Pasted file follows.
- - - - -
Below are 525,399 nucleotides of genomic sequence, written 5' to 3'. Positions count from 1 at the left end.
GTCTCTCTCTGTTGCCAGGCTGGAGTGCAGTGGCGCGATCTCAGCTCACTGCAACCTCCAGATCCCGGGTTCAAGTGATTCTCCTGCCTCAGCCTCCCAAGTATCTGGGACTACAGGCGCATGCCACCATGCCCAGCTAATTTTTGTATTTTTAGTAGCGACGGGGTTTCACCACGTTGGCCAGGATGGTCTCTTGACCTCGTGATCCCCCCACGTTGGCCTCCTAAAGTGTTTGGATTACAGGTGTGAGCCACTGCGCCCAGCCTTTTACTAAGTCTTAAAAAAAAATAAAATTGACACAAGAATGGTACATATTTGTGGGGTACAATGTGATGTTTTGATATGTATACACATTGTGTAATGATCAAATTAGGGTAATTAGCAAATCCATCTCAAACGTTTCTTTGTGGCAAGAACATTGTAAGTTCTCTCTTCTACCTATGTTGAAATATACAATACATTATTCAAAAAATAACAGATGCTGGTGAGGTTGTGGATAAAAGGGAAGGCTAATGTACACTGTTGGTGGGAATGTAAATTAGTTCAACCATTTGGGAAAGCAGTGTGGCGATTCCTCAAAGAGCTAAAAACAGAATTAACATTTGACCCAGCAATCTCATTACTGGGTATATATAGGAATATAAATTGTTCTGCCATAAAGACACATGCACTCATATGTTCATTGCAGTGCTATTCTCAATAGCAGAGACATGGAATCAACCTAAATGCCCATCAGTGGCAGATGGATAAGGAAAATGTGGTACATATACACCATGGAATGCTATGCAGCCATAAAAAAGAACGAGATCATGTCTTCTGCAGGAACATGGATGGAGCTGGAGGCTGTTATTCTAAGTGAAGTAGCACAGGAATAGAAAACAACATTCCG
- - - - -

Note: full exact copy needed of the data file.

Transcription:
Below are 525,399 nucleotides of genomic sequence, written 5' to 3'. Positions count from 1 at the left end.
GTCTCTCTCTGTTGCCAGGCTGGAGTGCAGTGGCGCGATCTCAGCTCACTGCAACCTCCAGATCCCGGGTTCAAGTGATTCTCCTGCCTCAGCCTCCCAAGTATCTGGGACTACAGGCGCATGCCACCATGCCCAGCTAATTTTTGTATTTTTAGTAGCGACGGGGTTTCACCACGTTGGCCAGGATGGTCTCTTGACCTCGTGATCCCCCCACGTTGGCCTCCTAAAGTGTTTGGATTACAGGTGTGAGCCACTGCGCCCAGCCTTTTACTAAGTCTTAAAAAAAAATAAAATTGACACAAGAATGGTACATATTTGTGGGGTACAATGTGATGTTTTGATATGTATACACATTGTGTAATGATCAAATTAGGGTAATTAGCAAATCCATCTCAAACGTTTCTTTGTGGCAAGAACATTGTAAGTTCTCTCTTCTACCTATGTTGAAATATACAATACATTATTCAAAAAATAACAGATGCTGGTGAGGTTGTGGATAAAAGGGAAGGCTAATGTACACTGTTGGTGGGAATGTAAATTAGTTCAACCATTTGGGAAAGCAGTGTGGCGATTCCTCAAAGAGCTAAAAACAGAATTAACATTTGACCCAGCAATCTCATTACTGGGTATATATAGGAATATAAATTGTTCTGCCATAAAGACACATGCACTCATATGTTCATTGCAGTGCTATTCTCAATAGCAGAGACATGGAATCAACCTAAATGCCCATCAGTGGCAGATGGATAAGGAAAATGTGGTACATATACACCATGGAATGCTATGCAGCCATAAAAAAGAACGAGATCATGTCTTCTGCAGGAACATGGATGGAGCTGGAGGCTGTTATTCTAAGTGAAGTAGCACAGGAATAGAAAACAACATTCCG